Araujo, M.B. & Luoto, M. (2007) The importance of biotic interactions for modelling species distributions under climate change. Global Ecology and Biogeography, 16, 743-753.
Araujo, M.B., Pearson, R.G., Thuiller, W., & Erhard, M. (2005) Validation of species-climate impact models under climate change. Global Change Biology, 11, 1504-1513.
Beale, C.M., Lennon, J.J., & Gimona, A. (2008) Opening the climate envelope reveals no macroscale associations with climate in European birds. Proceedings of the National Academy of Sciences of the United States of America, 105, 14908-14912.
Beerling, D.J., Huntley, B., & Bailey, J.P. (1995) Climate and the Distribution of Fallopia-Japonica - Use of an Introduced Species to Test the Predictive Capacity of Response Surfaces. Journal of Vegetation Science, 6, 269-282.
Elith, J. & Graham, C.H. (2009) Do they? How do they? WHY do they differ? On finding reasons for differing performances of species distribution models. Ecography, 32, 66-77.
Green, R.E., Collingham, Y.C., Willis, S.G., Gregory, R.D., Smith, K.W., & Huntley, B. (2008) Performance of climate envelope models in retrodicting recent changes in bird population size from observed climatic change. Biology Letters, 4, 599-602.
Gregory, R.D., Willis, S.G., Jiguet, F., Vorisek, P., Klvanova, A., van Strien, A., Huntley, B., Collingham, Y.C., Couvet, D., & Green, R.E. (2009) An Indicator of the Impact of Climatic Change on European Bird Populations. Plos One, 4.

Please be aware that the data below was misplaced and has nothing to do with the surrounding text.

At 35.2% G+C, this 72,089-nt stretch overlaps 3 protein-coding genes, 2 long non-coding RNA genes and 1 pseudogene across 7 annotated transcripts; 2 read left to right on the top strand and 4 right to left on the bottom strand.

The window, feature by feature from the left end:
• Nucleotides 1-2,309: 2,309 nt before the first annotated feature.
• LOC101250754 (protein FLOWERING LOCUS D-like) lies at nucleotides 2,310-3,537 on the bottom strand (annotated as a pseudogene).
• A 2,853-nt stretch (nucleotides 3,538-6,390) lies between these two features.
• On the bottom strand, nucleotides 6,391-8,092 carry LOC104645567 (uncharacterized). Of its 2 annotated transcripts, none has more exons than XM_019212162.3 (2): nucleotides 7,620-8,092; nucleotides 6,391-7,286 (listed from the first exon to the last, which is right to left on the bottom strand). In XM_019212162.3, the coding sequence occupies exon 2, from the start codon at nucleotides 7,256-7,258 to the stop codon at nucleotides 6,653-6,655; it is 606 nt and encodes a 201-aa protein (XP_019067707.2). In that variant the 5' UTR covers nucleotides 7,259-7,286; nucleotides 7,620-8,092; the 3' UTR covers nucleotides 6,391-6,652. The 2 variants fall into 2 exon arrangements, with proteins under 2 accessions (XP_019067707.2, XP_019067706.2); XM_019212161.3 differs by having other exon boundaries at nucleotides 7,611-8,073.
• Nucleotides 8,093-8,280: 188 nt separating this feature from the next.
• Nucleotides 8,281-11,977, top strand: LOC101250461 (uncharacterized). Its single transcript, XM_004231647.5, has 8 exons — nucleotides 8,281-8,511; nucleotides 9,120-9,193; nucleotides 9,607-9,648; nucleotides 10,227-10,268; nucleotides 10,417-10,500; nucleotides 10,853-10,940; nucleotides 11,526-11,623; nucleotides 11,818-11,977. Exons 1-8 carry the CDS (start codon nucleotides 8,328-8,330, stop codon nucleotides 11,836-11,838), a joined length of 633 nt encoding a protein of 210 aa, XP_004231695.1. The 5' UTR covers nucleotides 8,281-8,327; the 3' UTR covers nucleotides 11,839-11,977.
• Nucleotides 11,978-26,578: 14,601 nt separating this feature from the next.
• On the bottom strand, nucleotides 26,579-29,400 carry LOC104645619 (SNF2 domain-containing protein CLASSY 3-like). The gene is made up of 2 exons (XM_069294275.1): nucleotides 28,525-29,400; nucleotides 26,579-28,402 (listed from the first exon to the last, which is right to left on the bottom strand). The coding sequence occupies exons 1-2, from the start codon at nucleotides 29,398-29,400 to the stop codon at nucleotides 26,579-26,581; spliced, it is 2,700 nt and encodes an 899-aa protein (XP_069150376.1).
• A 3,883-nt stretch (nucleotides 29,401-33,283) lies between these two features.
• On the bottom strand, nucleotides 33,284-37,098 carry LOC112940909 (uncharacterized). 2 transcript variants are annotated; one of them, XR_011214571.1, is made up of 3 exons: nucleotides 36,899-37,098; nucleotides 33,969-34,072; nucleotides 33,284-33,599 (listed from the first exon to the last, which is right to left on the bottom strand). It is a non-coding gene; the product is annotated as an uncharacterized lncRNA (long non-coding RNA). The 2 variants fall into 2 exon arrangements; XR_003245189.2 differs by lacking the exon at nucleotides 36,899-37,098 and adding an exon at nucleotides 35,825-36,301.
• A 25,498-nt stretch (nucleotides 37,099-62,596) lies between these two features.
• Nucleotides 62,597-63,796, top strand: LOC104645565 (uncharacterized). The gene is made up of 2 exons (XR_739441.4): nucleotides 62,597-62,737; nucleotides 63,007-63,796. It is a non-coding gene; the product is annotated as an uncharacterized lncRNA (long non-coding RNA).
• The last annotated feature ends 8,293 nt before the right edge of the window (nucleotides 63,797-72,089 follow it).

Guisan, A. & Thuiller, W. (2005) Predicting species distribution: offering more than simple habitat models. Ecology Letters, 8, 993-1009.
Hijmans, R.J. & Graham, C.H. (2006) The ability of climate envelope models to predict the effect of climate change on species distributions. Global Change Biology, 12, 2272-2281.
Hole, D. G., Huntley, B., Pain, D. J., Fishpool, L. D. C., Butchart, S. H. M., Collingham, Y. C., Rahbek, C. and Willis, S. G. (2009) Projected impacts of climate change on a continental-scale protected area network. Ecol. Lett. 12: 420-431.
Hole, D. G., Huntley, B., Collingham, Y. C., Fishpool, L. D. C., Pain, D. J., Butchart, S. H. M. and Willis, S. G. (2011) Towards a management framework for protected area networks in the face of climate change. Conserv. Biol. 25: 305–315.
Kearney, M. & Porter, W. (2009) Mechanistic niche modelling: combining physiological and spatial data to predict species' ranges. Ecology Letters, 12, 334-350.
Menendez, R., Megias, A.G., Hill, J.K., Braschler, B., Willis, S.G., Collingham, Y., Fox, R., Roy, D.B., & Thomas, C.D. (2006) Species richness changes lag behind climate change. Proceedings of the Royal Society B-Biological Sciences, 273, 1465-1470.
Nogues-Bravo, D. (2009) Predicting the past distribution of species climatic niches. Global Ecology and Biogeography, 18, 521-531.
Pearson, R.G. & Dawson, T.P. (2003) Predicting the impacts of climate change on the distribution of species: are bioclimate envelope models useful? Global Ecology and Biogeography, 12, 361-371.
Pearson, R.G., Thuiller, W., Araujo, M.B., Martinez-Meyer, E., Brotons, L., McClean, C., Miles, L., Segurado, P., Dawson, T.P., & Lees, D.C. (2006) Model-based uncertainty in species range prediction. Journal of Biogeography, 33, 1704-1711.
Raupach, M.R., Marland, G., Ciais, P., Le Quere, C., Canadell, J.G., Klepper, G., & Field, C.B. (2007) Global and regional drivers of accelerating CO2 emissions. Proceedings of the National Academy of Sciences of the United States of America, 104, 10288-10293.